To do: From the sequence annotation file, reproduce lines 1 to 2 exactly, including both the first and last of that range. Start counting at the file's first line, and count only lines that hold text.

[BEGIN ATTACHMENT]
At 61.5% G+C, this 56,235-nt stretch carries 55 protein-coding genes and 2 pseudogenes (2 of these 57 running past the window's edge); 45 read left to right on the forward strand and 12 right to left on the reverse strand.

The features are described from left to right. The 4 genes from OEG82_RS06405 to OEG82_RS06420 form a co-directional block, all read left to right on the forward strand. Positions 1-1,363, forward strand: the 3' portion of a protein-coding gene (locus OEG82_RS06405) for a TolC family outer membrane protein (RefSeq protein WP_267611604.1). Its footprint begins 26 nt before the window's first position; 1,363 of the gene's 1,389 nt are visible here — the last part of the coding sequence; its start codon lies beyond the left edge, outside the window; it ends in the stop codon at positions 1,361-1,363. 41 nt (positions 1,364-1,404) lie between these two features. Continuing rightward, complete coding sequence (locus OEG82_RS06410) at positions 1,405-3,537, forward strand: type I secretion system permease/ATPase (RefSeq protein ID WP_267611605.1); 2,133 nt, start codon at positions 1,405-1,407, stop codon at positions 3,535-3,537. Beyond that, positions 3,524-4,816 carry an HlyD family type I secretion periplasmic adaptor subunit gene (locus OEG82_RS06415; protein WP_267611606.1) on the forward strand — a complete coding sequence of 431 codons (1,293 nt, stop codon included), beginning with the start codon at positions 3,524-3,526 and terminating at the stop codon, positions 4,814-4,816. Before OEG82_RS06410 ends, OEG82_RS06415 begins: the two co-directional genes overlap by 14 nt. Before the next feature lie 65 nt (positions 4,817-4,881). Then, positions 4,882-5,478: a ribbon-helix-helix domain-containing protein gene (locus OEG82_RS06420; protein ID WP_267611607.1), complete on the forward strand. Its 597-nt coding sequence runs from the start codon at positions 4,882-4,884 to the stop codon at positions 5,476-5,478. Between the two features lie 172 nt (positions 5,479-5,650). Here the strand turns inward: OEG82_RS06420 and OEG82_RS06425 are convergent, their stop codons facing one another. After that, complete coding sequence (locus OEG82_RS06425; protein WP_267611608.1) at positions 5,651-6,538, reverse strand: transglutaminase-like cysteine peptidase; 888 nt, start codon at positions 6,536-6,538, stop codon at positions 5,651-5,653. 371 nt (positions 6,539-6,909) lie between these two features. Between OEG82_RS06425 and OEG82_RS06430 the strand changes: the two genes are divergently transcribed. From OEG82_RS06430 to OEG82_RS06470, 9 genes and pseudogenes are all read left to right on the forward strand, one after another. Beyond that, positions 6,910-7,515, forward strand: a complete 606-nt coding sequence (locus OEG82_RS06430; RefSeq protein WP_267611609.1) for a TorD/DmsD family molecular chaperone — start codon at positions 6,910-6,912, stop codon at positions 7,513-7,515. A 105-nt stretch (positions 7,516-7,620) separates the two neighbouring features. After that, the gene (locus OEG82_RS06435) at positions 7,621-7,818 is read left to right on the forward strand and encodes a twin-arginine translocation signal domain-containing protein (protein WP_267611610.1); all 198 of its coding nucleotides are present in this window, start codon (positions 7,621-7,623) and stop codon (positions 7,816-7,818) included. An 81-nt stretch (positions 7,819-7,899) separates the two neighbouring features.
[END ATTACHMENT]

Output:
At 61.5% G+C, this 56,235-nt stretch carries 55 protein-coding genes and 2 pseudogenes (2 of these 57 running past the window's edge); 45 read left to right on the forward strand and 12 right to left on the reverse strand.

The features are described from left to right. The 4 genes from OEG82_RS06405 to OEG82_RS06420 form a co-directional block, all read left to right on the forward strand. Positions 1-1,363, forward strand: the 3' portion of a protein-coding gene (locus OEG82_RS06405) for a TolC family outer membrane protein (RefSeq protein WP_267611604.1). Its footprint begins 26 nt before the window's first position; 1,363 of the gene's 1,389 nt are visible here — the last part of the coding sequence; its start codon lies beyond the left edge, outside the window; it ends in the stop codon at positions 1,361-1,363. 41 nt (positions 1,364-1,404) lie between these two features. Continuing rightward, complete coding sequence (locus OEG82_RS06410) at positions 1,405-3,537, forward strand: type I secretion system permease/ATPase (RefSeq protein ID WP_267611605.1); 2,133 nt, start codon at positions 1,405-1,407, stop codon at positions 3,535-3,537. Beyond that, positions 3,524-4,816 carry an HlyD family type I secretion periplasmic adaptor subunit gene (locus OEG82_RS06415; protein WP_267611606.1) on the forward strand — a complete coding sequence of 431 codons (1,293 nt, stop codon included), beginning with the start codon at positions 3,524-3,526 and terminating at the stop codon, positions 4,814-4,816. Before OEG82_RS06410 ends, OEG82_RS06415 begins: the two co-directional genes overlap by 14 nt. Before the next feature lie 65 nt (positions 4,817-4,881). Then, positions 4,882-5,478: a ribbon-helix-helix domain-containing protein gene (locus OEG82_RS06420; protein ID WP_267611607.1), complete on the forward strand. Its 597-nt coding sequence runs from the start codon at positions 4,882-4,884 to the stop codon at positions 5,476-5,478. Between the two features lie 172 nt (positions 5,479-5,650). Here the strand turns inward: OEG82_RS06420 and OEG82_RS06425 are convergent, their stop codons facing one another. After that, complete coding sequence (locus OEG82_RS06425; protein WP_267611608.1) at positions 5,651-6,538, reverse strand: transglutaminase-like cysteine peptidase; 888 nt, start codon at positions 6,536-6,538, stop codon at positions 5,651-5,653. 371 nt (positions 6,539-6,909) lie between these two features. Between OEG82_RS06425 and OEG82_RS06430 the strand changes: the two genes are divergently transcribed. From OEG82_RS06430 to OEG82_RS06470, 9 genes and pseudogenes are all read left to right on the forward strand, one after another. Beyond that, positions 6,910-7,515, forward strand: a complete 606-nt coding sequence (locus OEG82_RS06430; RefSeq protein WP_267611609.1) for a TorD/DmsD family molecular chaperone — start codon at positions 6,910-6,912, stop codon at positions 7,513-7,515. A 105-nt stretch (positions 7,516-7,620) separates the two neighbouring features. After that, the gene (locus OEG82_RS06435) at positions 7,621-7,818 is read left to right on the forward strand and encodes a twin-arginine translocation signal domain-containing protein (protein WP_267611610.1); all 198 of its coding nucleotides are present in this window, start codon (positions 7,621-7,623) and stop codon (positions 7,816-7,818) included. An 81-nt stretch (positions 7,819-7,899) separates the two neighbouring features.